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Common property division mistakes in a divorce

California couples who are getting a divorce should be aware that there are some common financial pitfalls to be avoided. One of these is trying to keep the family home on a single income. A person who does this may find that it is not possible to do the necessary upkeep.

This can also be a factor if a person decides to keep the home in exchange for a more liquid asset of roughly equal value. For example, the spouse might get the retirement or checking account. However, even though the values look equal, this might be a poor deal for the person who gets the home because of the expenses associated with it.

Some people may have decided on an arrangement like this because of concerns about splitting a 401(k). In order to split a 401(k) without penalties, it is necessary to prepare and file a document called a qualified domestic relations order. The 401(k) must also be rolled over into an individual retirement account within a certain time frame. People should also keep in mind that if they take the retirement account while the other party takes the checking account, they will be unable to access the retirement account without penalty before a certain age. Finally, people receiving alimony or child support should take out a life insurance policy on the payer.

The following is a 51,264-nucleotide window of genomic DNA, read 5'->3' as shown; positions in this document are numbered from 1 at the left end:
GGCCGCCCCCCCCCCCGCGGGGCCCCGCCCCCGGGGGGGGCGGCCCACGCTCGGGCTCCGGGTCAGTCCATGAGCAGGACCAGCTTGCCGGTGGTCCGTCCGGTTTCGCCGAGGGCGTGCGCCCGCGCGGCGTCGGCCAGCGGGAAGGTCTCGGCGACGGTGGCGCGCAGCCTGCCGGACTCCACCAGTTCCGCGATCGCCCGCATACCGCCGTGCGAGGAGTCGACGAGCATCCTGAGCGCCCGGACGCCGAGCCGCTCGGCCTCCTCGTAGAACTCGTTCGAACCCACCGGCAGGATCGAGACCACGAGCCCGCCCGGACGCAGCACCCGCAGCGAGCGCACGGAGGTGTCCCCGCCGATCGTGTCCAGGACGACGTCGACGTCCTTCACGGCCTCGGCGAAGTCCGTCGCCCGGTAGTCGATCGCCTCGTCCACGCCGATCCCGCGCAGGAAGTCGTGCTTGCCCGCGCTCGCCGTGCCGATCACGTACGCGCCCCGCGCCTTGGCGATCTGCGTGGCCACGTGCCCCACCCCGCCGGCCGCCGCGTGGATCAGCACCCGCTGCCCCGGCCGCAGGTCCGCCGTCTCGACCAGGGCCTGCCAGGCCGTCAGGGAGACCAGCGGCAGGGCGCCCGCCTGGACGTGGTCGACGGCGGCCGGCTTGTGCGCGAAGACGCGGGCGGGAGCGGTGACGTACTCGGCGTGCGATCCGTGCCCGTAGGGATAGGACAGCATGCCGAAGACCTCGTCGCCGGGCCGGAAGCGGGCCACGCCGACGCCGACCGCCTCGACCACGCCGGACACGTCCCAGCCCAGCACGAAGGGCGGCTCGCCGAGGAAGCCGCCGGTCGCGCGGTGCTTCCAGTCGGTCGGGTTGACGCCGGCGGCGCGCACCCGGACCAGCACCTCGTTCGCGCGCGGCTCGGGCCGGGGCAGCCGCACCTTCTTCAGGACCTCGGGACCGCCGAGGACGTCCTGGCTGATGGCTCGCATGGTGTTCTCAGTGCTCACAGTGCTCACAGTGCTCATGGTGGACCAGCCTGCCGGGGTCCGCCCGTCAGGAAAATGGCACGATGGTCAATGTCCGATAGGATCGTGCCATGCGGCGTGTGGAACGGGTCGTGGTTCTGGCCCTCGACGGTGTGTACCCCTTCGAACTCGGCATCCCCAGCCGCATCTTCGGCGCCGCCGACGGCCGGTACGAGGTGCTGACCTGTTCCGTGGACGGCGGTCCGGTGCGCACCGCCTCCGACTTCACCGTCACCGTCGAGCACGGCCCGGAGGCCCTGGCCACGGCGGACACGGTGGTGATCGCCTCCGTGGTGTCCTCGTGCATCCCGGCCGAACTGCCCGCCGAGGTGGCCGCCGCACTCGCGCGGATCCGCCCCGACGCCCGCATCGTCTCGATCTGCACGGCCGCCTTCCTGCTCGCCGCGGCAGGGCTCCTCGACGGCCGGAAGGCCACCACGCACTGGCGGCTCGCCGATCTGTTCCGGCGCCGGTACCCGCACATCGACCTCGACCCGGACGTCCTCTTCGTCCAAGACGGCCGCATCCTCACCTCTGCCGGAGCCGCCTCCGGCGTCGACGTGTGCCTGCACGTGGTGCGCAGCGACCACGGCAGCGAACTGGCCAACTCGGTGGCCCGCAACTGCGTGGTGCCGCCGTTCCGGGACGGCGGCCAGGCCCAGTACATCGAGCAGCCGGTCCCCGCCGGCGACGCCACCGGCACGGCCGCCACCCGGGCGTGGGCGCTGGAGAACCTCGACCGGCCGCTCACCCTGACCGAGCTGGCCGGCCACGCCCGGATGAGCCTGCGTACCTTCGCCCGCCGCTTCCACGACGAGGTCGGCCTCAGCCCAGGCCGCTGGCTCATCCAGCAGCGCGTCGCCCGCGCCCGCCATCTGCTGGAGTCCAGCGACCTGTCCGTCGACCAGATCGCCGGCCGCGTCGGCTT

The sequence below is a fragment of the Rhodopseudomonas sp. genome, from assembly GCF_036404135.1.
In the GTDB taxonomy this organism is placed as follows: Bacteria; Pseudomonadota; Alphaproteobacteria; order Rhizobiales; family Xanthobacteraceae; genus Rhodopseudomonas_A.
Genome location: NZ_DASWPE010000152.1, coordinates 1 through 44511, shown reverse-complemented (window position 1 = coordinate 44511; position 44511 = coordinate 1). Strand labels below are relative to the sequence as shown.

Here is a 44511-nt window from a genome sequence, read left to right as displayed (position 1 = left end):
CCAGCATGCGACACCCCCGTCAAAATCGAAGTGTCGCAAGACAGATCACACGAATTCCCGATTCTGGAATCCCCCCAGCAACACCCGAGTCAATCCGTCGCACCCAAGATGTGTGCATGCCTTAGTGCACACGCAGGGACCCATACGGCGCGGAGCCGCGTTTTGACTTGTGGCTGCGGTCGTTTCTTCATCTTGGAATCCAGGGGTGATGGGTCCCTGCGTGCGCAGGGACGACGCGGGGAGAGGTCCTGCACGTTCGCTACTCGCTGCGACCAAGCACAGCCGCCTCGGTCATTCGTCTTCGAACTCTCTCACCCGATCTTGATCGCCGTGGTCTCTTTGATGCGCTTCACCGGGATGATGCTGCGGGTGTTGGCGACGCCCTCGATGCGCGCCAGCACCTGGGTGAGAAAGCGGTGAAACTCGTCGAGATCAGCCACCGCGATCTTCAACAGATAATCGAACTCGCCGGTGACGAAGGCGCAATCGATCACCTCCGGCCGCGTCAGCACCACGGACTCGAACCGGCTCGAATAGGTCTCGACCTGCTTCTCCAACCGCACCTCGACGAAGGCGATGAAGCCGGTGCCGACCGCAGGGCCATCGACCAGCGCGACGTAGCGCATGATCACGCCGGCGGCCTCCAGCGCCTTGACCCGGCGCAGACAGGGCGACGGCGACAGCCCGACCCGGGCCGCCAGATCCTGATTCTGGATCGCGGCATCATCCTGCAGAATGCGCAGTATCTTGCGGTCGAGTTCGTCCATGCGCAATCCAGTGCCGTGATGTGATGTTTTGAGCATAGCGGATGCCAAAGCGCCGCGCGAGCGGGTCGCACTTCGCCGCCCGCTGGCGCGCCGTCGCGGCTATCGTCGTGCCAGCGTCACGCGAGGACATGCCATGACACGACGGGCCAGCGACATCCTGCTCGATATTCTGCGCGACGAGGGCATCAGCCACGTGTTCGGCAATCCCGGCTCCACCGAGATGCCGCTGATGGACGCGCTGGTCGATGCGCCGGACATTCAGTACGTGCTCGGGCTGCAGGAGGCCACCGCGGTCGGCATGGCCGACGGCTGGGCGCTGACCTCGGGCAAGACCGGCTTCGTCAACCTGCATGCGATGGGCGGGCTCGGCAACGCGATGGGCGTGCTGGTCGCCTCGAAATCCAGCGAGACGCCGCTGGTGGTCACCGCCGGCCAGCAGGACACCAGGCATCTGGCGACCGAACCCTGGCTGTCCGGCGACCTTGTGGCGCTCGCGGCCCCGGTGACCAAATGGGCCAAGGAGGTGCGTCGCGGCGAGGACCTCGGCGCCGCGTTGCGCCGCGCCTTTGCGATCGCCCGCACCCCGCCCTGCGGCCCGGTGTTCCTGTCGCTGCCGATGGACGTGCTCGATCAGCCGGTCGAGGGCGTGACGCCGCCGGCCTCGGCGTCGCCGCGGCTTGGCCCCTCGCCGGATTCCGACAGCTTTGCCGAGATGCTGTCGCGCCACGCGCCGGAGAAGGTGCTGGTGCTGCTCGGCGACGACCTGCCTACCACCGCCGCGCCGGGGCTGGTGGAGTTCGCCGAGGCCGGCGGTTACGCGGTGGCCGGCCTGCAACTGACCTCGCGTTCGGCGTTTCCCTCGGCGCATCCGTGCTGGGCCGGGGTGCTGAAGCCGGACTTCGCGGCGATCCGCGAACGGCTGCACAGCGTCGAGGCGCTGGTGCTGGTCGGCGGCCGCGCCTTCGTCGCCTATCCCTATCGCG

In California, a community property state, assets and debts that are shared marital property are supposed to be divided 50/50. However, there is still room to negotiate some of the types of arrangements mentioned above, and these are not necessarily poor decisions in every case as long as the financial implications are understood. For example, a person might easily be able to afford upkeep on the home and may decide keeping it is the best choice to provide stability for children.

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